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    Author message:

    the package changed the name to @mmb-digital/mockserver


    1.3.0 • Public • Published


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    mockserver is a library that will help you mocking your APIs in a matter of seconds: you simply organize your mocked HTTP responses in a bunch of mock files and it will serve them like they were coming from a real API; in this way you can write your frontends without caring too much whether your backend is really ready or not.


    Mockserver can be installed globally if you need to run it as a command:

    $ npm install -g mockserver
    $ mockserver -p 8080 -m -vb test/mocks
    Mockserver serving mocks under "test/mocks" at http://localhost:8080

    or as a regular NPM module if you need to use it as a library within your code:

    You can also specify -vb argument to the client to log incoming and outgoing requests.

    npm install mockserver

    then in your test file:

    var http    =  require('http');
    var mockserver  =  require('mockserver');
    var verbose = true;
    http.createServer(mockserver('path/to/your/mocks', verbose)).listen(9001);

    This will run a simple HTTP webserver, handled by mockserver, on port 9001.

    At this point you can simply define your first mock: create a file in path/to/your/mocks/example-response called GET.mock:

    HTTP/1.1 200 OK
    Content-Type: application/json; charset=utf-8
       "Random": "content"

    If you open your browser at http://localhost:9001/example-response you will see something like this:

    example output

    And it's over: now you can start writing your frontends without having to wait for your APIs to be ready, or without having to spend too much time mocking them, as mockserver lets you do it in seconds.

    Mock files

    As you probably understood, mock files' naming conventions are based on the response that they are going to serve:


    For example, let's say that you wanna mock the response of a POST request to /users, you would simply need to create a file named POST.mock under users/.

    The content of the mock files needs to be a valid HTTP response, for example:

    HTTP/1.1 200 OK
    Content-Type: text/xml; charset=utf-8
       "Accept-Language": "en-US,en;q=0.8",
       "Host": "",
       "Accept-Charset": "ISO-8859-1,utf-8;q=0.7,*;q=0.3",
       "Accept": "text/html,application/xhtml+xml,application/xml;q=0.9,*/*;q=0.8"

    Check our own mocks as a reference.

    Custom Headers

    You can specify request headers to include, which allows you to change the response based on what headers are provided. To do this, you need to let mockserver know which headers matter, by setting the headers array on the mockserver object, like so:

    var mockserver = require('mockserver');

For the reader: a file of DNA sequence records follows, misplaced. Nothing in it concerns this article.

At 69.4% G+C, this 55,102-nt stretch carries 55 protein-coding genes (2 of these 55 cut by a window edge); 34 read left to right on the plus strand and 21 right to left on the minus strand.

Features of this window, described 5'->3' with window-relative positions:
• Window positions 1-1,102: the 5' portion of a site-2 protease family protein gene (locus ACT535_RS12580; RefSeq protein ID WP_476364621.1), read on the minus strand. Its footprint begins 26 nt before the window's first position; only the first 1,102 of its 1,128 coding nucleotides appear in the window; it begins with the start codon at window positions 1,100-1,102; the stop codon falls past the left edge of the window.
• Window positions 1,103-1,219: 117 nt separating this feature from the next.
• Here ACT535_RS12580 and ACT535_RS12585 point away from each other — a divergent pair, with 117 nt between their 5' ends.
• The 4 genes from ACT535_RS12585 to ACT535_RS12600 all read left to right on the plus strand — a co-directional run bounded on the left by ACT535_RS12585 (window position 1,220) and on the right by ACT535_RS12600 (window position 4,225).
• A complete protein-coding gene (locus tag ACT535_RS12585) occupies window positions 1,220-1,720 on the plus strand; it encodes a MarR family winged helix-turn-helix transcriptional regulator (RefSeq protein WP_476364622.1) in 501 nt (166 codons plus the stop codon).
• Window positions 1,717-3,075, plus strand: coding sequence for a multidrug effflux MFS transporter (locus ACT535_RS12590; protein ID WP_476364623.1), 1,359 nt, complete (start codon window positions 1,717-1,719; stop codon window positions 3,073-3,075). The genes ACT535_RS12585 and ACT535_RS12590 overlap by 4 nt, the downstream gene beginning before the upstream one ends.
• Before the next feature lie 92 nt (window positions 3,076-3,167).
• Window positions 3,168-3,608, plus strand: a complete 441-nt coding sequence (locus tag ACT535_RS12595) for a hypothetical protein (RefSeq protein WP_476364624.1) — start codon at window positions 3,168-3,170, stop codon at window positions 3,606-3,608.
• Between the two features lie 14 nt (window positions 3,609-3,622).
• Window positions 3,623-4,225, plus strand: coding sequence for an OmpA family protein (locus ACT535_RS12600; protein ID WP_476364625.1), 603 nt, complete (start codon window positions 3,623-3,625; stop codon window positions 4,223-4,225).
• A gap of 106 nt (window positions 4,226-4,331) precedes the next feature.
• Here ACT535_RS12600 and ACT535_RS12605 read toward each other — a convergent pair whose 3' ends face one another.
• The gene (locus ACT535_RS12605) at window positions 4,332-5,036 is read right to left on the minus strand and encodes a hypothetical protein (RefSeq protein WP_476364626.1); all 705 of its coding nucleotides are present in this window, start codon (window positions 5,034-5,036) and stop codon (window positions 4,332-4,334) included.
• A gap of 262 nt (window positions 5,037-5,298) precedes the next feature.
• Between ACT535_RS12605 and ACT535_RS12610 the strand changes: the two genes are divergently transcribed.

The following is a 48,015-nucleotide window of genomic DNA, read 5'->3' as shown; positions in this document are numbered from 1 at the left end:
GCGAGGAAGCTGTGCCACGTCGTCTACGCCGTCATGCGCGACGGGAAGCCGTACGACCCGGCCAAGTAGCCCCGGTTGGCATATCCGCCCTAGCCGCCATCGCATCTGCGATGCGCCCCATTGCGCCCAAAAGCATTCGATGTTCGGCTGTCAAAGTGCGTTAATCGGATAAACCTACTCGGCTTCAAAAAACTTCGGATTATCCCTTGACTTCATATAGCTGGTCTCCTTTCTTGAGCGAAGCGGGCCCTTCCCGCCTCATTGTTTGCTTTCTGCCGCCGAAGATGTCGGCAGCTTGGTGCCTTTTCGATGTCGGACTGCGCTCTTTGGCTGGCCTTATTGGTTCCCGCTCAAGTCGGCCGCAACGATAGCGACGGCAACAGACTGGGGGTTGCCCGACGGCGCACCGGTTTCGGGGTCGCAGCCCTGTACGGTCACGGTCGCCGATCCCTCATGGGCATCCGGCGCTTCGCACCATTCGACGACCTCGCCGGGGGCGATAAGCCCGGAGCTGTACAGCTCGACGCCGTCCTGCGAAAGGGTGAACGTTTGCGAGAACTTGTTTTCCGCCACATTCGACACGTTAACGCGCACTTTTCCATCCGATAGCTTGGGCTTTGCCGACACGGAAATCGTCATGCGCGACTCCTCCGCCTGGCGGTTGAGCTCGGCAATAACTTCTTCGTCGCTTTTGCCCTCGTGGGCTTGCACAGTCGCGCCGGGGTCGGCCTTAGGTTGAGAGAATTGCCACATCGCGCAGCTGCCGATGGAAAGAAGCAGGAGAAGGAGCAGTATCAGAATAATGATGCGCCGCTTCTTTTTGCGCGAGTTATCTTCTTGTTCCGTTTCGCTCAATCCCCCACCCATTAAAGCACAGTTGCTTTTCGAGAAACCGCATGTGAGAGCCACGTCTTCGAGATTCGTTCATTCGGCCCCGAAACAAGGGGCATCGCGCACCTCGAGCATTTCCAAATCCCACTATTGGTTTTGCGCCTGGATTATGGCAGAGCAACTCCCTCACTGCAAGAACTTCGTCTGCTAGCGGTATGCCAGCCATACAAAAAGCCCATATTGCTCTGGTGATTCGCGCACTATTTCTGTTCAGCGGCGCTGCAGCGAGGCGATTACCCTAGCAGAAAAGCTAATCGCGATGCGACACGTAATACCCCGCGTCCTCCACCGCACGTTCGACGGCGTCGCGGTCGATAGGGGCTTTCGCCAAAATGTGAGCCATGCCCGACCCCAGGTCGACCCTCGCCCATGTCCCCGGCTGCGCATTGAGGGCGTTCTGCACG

mockserver.headers = ['Authorization', 'X-My-Header'];

    Any headers that are set and occur within the array will now be appended to the filename, immediately after the HTTP method, like so:

    GET /hello
    Authorization: 12345
    GET /hello
    X-My-Header: cow
    Authorization: 12345

    Note: The order of the headers within the headers array determines the order of the values within the filename.

    The server will always attempt to match the file with the most tracked headers, then it will try permutations of headers until it finds one that matches. This means that, in the previous example, the server will look for files in this order:


    The first one matched is the one returned, favoring more matches and headers earlier in the array.

    The headers array can be set or modified at any time.

    Query string parameters and POST body

    In order to support query string parameters in the mocked files, replace all occurrences of ? with --, then append the entire string to the end of the file.

    GET /hello?a=b
    GET /test?a=b&c=d?

    (This has been introduced to overcome issues in file naming on windows)

    To combine custom headers and query parameters, simply add the headers then add the parameters:

    GET /hello?a=b
    Authorization: 12345

    Similarly, you can do the same thing with the body of a POST request: if you send Hello=World as body of the request, mockserver will look for a file called POST--Hello=World.mock

    In the same way, if your POST body is a json like {"json": "yesPlease"}, mockserver will look for a file called POST--{"json": "yesPlease"}.mock

    If no parametrized mock file is found, mockserver will default to the nearest headers based .mock file


    GET /hello?a=b
    Authorization: 12345

    if there's no hello/GET_Authorization=12345--a=b.mock, we'll default to hello/GET_Authorization=12345.mock or to hello/GET.mock


    Tests run on travis, but if you wanna run them locally you simply have to run mocha or its verbose cousin ./node_modules/mocha/bin/mocha (if you don't have mocha installed globally).


    npm i @prague-digi/mockserver

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